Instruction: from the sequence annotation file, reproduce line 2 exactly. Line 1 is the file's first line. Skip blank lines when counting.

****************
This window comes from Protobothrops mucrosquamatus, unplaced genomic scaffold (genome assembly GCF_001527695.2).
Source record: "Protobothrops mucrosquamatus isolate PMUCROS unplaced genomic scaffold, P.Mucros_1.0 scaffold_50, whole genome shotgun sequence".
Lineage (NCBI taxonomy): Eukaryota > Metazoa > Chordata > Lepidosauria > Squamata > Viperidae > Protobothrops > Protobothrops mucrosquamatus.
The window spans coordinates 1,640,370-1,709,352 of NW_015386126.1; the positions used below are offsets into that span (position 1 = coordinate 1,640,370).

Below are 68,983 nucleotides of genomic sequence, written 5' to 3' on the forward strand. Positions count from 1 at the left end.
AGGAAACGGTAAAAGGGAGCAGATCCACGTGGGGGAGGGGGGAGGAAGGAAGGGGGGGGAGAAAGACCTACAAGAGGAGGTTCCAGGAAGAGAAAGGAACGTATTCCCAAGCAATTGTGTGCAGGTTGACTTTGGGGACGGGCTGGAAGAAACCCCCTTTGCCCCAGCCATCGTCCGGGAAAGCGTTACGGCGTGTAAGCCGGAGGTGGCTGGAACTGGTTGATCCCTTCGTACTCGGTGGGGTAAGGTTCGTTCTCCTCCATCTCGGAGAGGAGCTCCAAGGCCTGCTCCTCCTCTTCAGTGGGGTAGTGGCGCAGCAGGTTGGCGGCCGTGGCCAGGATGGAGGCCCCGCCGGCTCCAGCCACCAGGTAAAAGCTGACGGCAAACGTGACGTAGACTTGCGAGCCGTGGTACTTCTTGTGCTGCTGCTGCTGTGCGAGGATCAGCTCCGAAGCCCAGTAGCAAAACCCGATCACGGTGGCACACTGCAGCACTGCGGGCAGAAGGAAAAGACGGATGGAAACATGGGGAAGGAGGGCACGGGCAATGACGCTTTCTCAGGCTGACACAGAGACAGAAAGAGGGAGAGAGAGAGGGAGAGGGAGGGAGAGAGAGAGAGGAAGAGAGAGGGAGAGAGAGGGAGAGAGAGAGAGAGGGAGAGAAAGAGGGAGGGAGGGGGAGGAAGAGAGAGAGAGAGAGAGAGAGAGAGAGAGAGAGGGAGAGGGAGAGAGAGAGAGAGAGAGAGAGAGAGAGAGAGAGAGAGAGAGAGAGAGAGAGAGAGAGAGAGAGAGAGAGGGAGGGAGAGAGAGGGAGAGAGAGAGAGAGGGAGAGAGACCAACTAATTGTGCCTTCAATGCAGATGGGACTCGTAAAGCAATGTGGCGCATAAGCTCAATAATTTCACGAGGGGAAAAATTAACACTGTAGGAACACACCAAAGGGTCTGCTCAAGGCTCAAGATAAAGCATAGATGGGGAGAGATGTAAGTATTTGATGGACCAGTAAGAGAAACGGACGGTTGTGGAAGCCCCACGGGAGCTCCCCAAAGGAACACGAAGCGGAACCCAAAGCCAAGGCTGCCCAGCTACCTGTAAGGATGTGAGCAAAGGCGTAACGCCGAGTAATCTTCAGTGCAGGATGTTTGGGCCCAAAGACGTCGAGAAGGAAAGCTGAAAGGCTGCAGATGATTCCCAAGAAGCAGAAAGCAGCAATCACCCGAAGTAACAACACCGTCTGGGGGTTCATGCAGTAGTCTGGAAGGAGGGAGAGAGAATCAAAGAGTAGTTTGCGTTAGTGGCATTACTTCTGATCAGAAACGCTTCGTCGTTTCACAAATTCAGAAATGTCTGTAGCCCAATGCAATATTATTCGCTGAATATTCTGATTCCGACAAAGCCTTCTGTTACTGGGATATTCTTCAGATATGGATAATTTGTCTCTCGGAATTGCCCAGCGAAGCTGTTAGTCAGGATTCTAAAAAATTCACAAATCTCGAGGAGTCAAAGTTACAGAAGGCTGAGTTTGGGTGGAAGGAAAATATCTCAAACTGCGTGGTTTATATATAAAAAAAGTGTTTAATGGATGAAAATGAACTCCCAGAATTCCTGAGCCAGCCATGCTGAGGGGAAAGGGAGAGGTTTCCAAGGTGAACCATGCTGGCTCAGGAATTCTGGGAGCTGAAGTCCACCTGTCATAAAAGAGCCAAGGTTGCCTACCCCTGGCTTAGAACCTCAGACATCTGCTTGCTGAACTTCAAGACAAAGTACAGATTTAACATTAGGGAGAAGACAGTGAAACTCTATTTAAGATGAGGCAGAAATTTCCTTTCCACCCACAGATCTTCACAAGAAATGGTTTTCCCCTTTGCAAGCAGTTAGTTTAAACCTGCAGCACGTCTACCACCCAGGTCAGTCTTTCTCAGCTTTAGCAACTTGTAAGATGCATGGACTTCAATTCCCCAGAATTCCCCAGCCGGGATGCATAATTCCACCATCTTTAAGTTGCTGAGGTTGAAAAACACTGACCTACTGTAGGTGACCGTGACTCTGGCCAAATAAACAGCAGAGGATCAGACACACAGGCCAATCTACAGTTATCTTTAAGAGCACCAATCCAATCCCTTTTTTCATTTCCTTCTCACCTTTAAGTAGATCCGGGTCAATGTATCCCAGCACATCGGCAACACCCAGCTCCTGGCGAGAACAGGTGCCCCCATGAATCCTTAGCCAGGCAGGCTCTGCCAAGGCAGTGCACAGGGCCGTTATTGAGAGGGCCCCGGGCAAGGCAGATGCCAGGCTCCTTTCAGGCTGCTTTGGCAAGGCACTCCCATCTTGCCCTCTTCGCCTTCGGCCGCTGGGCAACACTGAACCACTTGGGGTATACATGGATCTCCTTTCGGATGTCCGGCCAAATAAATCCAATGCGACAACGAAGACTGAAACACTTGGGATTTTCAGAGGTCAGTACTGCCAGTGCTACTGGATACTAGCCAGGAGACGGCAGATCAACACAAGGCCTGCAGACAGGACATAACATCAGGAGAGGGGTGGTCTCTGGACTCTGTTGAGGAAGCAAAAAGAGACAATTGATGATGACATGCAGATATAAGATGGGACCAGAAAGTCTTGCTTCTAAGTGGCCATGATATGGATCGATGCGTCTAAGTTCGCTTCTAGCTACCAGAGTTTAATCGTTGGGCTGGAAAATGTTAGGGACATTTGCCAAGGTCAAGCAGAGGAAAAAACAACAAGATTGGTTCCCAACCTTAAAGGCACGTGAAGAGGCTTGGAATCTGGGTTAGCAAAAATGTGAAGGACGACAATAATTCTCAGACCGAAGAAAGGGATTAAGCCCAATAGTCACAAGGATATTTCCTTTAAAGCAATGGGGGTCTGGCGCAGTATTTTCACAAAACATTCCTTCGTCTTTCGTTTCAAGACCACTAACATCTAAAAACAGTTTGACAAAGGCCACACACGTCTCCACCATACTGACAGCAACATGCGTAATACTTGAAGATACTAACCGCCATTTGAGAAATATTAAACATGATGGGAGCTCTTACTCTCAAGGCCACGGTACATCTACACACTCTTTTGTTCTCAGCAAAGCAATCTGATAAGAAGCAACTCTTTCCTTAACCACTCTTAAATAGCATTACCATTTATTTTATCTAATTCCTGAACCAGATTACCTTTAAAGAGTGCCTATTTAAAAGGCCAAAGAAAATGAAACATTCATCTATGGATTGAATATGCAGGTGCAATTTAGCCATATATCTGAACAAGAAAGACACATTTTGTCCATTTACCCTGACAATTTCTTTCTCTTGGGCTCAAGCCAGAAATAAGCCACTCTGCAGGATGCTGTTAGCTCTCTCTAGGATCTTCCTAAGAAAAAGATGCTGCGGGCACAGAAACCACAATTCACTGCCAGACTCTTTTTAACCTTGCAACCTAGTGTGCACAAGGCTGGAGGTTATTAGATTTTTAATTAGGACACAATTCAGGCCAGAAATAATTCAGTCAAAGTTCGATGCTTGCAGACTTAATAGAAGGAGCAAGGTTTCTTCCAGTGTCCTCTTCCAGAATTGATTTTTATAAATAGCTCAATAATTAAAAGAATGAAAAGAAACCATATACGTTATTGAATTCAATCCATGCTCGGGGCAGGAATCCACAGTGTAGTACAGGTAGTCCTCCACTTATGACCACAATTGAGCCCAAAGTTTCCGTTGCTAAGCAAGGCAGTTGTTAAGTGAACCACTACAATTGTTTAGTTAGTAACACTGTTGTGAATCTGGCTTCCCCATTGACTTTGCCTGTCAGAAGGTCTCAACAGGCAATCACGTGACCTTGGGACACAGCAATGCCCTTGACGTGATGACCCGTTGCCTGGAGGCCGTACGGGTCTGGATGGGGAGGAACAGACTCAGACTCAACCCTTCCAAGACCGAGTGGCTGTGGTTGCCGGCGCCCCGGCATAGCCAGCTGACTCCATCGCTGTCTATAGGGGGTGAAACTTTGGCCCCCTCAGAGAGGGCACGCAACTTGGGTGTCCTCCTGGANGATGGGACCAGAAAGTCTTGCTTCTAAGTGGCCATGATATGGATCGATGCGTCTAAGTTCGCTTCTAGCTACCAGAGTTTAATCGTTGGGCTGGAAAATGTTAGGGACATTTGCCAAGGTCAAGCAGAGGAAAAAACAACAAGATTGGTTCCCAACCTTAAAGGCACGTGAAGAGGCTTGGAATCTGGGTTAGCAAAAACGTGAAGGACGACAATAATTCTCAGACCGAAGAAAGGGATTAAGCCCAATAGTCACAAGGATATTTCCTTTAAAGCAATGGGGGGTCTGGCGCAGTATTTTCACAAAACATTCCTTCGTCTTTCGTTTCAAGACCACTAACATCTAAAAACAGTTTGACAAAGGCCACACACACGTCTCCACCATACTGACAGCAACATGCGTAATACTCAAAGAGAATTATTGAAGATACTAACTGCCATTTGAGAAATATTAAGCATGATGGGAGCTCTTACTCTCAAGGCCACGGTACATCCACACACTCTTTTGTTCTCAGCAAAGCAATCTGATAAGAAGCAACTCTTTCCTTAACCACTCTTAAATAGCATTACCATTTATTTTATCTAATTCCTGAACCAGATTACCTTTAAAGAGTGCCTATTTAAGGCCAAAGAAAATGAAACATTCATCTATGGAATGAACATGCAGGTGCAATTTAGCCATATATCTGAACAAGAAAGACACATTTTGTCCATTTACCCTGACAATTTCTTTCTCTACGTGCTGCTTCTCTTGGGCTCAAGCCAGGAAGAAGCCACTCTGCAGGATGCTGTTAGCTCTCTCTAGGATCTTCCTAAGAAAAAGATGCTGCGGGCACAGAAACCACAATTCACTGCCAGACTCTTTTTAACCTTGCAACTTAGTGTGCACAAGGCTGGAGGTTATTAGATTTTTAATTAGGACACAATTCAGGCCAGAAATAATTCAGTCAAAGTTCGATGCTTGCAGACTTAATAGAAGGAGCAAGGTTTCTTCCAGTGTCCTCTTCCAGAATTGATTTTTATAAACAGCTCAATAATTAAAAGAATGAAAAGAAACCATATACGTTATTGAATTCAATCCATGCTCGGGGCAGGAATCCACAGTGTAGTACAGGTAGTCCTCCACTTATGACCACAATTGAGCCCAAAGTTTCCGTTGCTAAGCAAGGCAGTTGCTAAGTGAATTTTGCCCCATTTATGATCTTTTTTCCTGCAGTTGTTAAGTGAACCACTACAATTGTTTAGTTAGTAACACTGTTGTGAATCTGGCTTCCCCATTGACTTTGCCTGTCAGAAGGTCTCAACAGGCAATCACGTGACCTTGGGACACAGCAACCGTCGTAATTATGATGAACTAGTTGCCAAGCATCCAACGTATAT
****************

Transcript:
Source record: "Protobothrops mucrosquamatus isolate PMUCROS unplaced genomic scaffold, P.Mucros_1.0 scaffold_50, whole genome shotgun sequence".